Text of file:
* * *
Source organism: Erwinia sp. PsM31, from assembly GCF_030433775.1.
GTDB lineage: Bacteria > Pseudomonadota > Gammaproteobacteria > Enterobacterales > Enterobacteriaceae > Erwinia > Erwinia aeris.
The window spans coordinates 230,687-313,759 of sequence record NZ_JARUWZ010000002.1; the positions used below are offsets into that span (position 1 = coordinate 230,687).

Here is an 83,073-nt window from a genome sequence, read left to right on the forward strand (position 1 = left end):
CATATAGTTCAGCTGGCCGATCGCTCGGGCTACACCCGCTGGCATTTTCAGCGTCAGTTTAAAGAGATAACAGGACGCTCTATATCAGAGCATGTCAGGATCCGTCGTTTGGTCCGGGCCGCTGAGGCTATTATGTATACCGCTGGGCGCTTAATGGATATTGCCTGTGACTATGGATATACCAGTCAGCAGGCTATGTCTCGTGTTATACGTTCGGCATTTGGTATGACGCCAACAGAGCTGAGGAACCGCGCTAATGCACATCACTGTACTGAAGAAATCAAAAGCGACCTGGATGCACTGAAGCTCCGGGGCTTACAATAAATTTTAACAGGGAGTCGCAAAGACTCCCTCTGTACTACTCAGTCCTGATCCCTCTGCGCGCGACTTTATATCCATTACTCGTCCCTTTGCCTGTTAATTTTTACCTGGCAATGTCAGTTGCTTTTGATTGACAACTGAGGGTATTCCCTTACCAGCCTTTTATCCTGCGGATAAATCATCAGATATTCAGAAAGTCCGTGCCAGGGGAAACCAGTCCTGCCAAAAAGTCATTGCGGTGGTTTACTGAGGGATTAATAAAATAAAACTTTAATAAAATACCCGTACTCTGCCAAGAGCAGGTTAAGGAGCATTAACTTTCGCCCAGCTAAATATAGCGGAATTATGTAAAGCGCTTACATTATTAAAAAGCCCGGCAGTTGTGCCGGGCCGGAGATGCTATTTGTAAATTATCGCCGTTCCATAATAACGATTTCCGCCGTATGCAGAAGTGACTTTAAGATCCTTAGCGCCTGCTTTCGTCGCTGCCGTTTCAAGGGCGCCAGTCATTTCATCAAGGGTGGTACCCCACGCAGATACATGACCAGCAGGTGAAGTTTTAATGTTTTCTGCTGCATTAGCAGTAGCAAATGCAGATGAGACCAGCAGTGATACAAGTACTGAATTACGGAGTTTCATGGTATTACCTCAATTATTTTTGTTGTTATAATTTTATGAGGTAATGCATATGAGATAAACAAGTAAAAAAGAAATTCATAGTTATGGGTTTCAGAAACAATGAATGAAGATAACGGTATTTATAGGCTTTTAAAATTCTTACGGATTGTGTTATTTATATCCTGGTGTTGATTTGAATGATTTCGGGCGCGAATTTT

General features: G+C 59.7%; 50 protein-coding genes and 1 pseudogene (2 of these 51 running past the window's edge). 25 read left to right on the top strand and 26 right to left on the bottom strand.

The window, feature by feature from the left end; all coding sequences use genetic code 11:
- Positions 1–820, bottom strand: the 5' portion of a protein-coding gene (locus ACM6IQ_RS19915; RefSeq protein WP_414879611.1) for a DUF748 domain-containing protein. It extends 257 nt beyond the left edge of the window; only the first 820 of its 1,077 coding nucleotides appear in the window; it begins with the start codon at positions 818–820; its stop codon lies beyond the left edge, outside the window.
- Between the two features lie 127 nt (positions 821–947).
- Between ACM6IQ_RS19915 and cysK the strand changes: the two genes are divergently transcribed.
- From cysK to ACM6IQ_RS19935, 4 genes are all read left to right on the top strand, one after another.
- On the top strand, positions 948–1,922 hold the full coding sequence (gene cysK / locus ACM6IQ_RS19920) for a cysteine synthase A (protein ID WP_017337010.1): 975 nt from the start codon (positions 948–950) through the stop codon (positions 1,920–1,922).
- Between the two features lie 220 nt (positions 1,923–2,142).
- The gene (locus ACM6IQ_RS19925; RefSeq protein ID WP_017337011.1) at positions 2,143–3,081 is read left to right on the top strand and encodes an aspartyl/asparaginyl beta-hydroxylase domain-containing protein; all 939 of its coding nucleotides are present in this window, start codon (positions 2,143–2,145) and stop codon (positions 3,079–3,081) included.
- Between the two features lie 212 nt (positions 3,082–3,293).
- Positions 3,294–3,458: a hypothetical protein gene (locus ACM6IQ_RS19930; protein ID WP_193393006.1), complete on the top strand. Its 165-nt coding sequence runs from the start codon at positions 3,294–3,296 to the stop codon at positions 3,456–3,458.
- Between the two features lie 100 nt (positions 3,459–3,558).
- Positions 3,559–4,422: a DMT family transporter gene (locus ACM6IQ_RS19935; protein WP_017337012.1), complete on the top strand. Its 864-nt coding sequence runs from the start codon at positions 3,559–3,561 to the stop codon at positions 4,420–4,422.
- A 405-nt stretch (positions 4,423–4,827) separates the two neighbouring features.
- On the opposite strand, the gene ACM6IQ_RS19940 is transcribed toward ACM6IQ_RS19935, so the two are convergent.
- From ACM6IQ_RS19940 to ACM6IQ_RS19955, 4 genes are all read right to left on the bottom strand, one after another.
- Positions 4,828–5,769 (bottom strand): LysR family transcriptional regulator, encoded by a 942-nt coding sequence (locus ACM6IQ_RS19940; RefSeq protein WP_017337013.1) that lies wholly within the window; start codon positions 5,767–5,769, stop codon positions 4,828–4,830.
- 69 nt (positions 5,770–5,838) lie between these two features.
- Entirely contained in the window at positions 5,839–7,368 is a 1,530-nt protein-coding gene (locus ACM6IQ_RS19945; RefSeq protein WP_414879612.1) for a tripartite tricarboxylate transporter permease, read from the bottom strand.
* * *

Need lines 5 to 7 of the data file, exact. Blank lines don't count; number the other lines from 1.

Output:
CATATAGTTCAGCTGGCCGATCGCTCGGGCTACACCCGCTGGCATTTTCAGCGTCAGTTTAAAGAGATAACAGGACGCTCTATATCAGAGCATGTCAGGATCCGTCGTTTGGTCCGGGCCGCTGAGGCTATTATGTATACCGCTGGGCGCTTAATGGATATTGCCTGTGACTATGGATATACCAGTCAGCAGGCTATGTCTCGTGTTATACGTTCGGCATTTGGTATGACGCCAACAGAGCTGAGGAACCGCGCTAATGCACATCACTGTACTGAAGAAATCAAAAGCGACCTGGATGCACTGAAGCTCCGGGGCTTACAATAAATTTTAACAGGGAGTCGCAAAGACTCCCTCTGTACTACTCAGTCCTGATCCCTCTGCGCGCGACTTTATATCCATTACTCGTCCCTTTGCCTGTTAATTTTTACCTGGCAATGTCAGTTGCTTTTGATTGACAACTGAGGGTATTCCCTTACCAGCCTTTTATCCTGCGGATAAATCATCAGATATTCAGAAAGTCCGTGCCAGGGGAAACCAGTCCTGCCAAAAAGTCATTGCGGTGGTTTACTGAGGGATTAATAAAATAAAACTTTAATAAAATACCCGTACTCTGCCAAGAGCAGGTTAAGGAGCATTAACTTTCGCCCAGCTAAATATAGCGGAATTATGTAAAGCGCTTACATTATTAAAAAGCCCGGCAGTTGTGCCGGGCCGGAGATGCTATTTGTAAATTATCGCCGTTCCATAATAACGATTTCCGCCGTATGCAGAAGTGACTTTAAGATCCTTAGCGCCTGCTTTCGTCGCTGCCGTTTCAAGGGCGCCAGTCATTTCATCAAGGGTGGTACCCCACGCAGATACATGACCAGCAGGTGAAGTTTTAATGTTTTCTGCTGCATTAGCAGTAGCAAATGCAGATGAGACCAGCAGTGATACAAGTACTGAATTACGGAGTTTCATGGTATTACCTCAATTATTTTTGTTGTTATAATTTTATGAGGTAATGCATATGAGATAAACAAGTAAAAAAGAAATTCATAGTTATGGGTTTCAGAAACAATGAATGAAGATAACGGTATTTATAGGCTTTTAAAATTCTTACGGATTGTGTTATTTATATCCTGGTGTTGATTTGAATGATTTCGGGCGCGAATTTT

General features: G+C 59.7%; 50 protein-coding genes and 1 pseudogene (2 of these 51 running past the window's edge). 25 read left to right on the top strand and 26 right to left on the bottom strand.

The window, feature by feature from the left end; all coding sequences use genetic code 11: